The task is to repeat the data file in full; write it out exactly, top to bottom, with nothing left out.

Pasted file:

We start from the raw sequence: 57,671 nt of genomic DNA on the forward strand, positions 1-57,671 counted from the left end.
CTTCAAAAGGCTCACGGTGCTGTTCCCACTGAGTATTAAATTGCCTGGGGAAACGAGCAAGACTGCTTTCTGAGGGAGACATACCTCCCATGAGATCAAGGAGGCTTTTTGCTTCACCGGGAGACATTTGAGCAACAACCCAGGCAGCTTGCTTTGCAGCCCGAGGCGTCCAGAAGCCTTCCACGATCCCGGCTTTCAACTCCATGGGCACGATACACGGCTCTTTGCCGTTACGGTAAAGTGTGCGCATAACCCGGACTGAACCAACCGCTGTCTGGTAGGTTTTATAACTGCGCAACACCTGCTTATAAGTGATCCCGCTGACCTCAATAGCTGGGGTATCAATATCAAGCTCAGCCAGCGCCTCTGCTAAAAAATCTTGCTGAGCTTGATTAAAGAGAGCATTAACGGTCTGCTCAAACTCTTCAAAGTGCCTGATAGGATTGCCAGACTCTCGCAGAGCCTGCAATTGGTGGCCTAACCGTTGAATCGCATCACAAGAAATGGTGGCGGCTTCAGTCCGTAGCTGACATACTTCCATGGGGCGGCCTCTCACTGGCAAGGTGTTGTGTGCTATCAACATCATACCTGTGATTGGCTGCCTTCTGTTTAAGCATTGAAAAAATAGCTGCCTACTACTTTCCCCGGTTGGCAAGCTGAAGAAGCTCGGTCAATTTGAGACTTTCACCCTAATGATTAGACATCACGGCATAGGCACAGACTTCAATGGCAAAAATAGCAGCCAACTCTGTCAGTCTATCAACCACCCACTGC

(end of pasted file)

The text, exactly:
We start from the raw sequence: 57,671 nt of genomic DNA on the forward strand, positions 1-57,671 counted from the left end.
CTTCAAAAGGCTCACGGTGCTGTTCCCACTGAGTATTAAATTGCCTGGGGAAACGAGCAAGACTGCTTTCTGAGGGAGACATACCTCCCATGAGATCAAGGAGGCTTTTTGCTTCACCGGGAGACATTTGAGCAACAACCCAGGCAGCTTGCTTTGCAGCCCGAGGCGTCCAGAAGCCTTCCACGATCCCGGCTTTCAACTCCATGGGCACGATACACGGCTCTTTGCCGTTACGGTAAAGTGTGCGCATAACCCGGACTGAACCAACCGCTGTCTGGTAGGTTTTATAACTGCGCAACACCTGCTTATAAGTGATCCCGCTGACCTCAATAGCTGGGGTATCAATATCAAGCTCAGCCAGCGCCTCTGCTAAAAAATCTTGCTGAGCTTGATTAAAGAGAGCATTAACGGTCTGCTCAAACTCTTCAAAGTGCCTGATAGGATTGCCAGACTCTCGCAGAGCCTGCAATTGGTGGCCTAACCGTTGAATCGCATCACAAGAAATGGTGGCGGCTTCAGTCCGTAGCTGACATACTTCCATGGGGCGGCCTCTCACTGGCAAGGTGTTGTGTGCTATCAACATCATACCTGTGATTGGCTGCCTTCTGTTTAAGCATTGAAAAAATAGCTGCCTACTACTTTCCCCGGTTGGCAAGCTGAAGAAGCTCGGTCAATTTGAGACTTTCACCCTAATGATTAGACATCACGGCATAGGCACAGACTTCAATGGCAAAAATAGCAGCCAACTCTGTCAGTCTATCAACCACCCACTGC